The origins of West Indian basket making go a long way back. The Amerindian people who settled the islands made baskets from indigenous materials, and perhaps some of their knowledge of those materials was transferred to the earliest people arriving from Europe and Africa. Certainly, over time the basket making styles—and the materials used—developed very differently on different islands. The French community on St. Thomas brought fine palm-leaf weaving traditions from St. Barts. Down island, various grasses such as vetiver and khus-khus are still woven into an array of useful and ornamental items. The few remaining Caribs on Dominica create basketry with the same materials and techniques they’ve used for many centuries.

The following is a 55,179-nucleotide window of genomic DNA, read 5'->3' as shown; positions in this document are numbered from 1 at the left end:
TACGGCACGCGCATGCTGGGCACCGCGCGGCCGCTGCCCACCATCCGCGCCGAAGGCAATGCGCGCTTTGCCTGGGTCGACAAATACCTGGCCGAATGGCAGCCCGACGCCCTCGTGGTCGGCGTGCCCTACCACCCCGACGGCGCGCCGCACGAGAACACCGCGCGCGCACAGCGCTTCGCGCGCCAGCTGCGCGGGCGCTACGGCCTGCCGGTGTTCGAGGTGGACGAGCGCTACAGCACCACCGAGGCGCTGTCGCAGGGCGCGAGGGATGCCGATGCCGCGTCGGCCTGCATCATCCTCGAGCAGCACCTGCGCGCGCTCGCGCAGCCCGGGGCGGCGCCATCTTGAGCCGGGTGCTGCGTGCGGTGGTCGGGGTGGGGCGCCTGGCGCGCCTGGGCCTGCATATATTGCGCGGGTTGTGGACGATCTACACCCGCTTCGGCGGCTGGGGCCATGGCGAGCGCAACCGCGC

Teaching Basket Makin
“Teaching Basket Making”
at the Emmaus Mission Station in Coral Bay
by Johannes Lightbourn, c1905
(Image courtesy of David Knight)

Here on St. John there were two primary materials used, both of them indigenous to the island. Large sturdy baskets with strong frames–market baskets, melon baskets, etc., were made from hoop vine (Trichostigma octandrum), and finer, lighter –weight items were woven from basket wist(Serjania polyphylla). Other materials were occasionally used, and some authors have misidentified plants in the past, but these were the common ones.